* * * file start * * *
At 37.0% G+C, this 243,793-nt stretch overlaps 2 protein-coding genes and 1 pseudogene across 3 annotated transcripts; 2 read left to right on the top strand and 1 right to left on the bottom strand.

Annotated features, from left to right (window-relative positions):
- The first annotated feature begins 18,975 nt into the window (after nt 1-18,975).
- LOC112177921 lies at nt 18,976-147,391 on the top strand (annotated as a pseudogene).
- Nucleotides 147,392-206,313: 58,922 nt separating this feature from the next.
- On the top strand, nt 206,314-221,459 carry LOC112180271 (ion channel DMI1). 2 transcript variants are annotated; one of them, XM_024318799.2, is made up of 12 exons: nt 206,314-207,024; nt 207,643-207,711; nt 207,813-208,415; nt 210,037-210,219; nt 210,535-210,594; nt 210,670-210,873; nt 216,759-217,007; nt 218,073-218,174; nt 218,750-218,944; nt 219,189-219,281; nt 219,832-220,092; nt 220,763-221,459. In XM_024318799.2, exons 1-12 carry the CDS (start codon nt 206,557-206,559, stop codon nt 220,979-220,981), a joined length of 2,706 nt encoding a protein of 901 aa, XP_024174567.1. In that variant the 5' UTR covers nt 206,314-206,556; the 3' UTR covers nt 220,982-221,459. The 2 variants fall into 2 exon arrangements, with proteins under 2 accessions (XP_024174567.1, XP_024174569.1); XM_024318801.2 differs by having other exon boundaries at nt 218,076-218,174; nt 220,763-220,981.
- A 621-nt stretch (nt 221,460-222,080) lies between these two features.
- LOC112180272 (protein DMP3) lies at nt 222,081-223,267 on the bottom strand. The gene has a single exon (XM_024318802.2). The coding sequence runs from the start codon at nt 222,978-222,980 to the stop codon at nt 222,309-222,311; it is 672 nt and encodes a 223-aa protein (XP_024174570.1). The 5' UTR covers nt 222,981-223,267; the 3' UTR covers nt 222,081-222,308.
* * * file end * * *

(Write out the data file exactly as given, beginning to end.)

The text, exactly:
At 37.0% G+C, this 243,793-nt stretch overlaps 2 protein-coding genes and 1 pseudogene across 3 annotated transcripts; 2 read left to right on the top strand and 1 right to left on the bottom strand.

Annotated features, from left to right (window-relative positions):
- The first annotated feature begins 18,975 nt into the window (after nt 1-18,975).
- LOC112177921 lies at nt 18,976-147,391 on the top strand (annotated as a pseudogene).
- Nucleotides 147,392-206,313: 58,922 nt separating this feature from the next.
- On the top strand, nt 206,314-221,459 carry LOC112180271 (ion channel DMI1). 2 transcript variants are annotated; one of them, XM_024318799.2, is made up of 12 exons: nt 206,314-207,024; nt 207,643-207,711; nt 207,813-208,415; nt 210,037-210,219; nt 210,535-210,594; nt 210,670-210,873; nt 216,759-217,007; nt 218,073-218,174; nt 218,750-218,944; nt 219,189-219,281; nt 219,832-220,092; nt 220,763-221,459. In XM_024318799.2, exons 1-12 carry the CDS (start codon nt 206,557-206,559, stop codon nt 220,979-220,981), a joined length of 2,706 nt encoding a protein of 901 aa, XP_024174567.1. In that variant the 5' UTR covers nt 206,314-206,556; the 3' UTR covers nt 220,982-221,459. The 2 variants fall into 2 exon arrangements, with proteins under 2 accessions (XP_024174567.1, XP_024174569.1); XM_024318801.2 differs by having other exon boundaries at nt 218,076-218,174; nt 220,763-220,981.
- A 621-nt stretch (nt 221,460-222,080) lies between these two features.
- LOC112180272 (protein DMP3) lies at nt 222,081-223,267 on the bottom strand. The gene has a single exon (XM_024318802.2). The coding sequence runs from the start codon at nt 222,978-222,980 to the stop codon at nt 222,309-222,311; it is 672 nt and encodes a 223-aa protein (XP_024174570.1). The 5' UTR covers nt 222,981-223,267; the 3' UTR covers nt 222,081-222,308.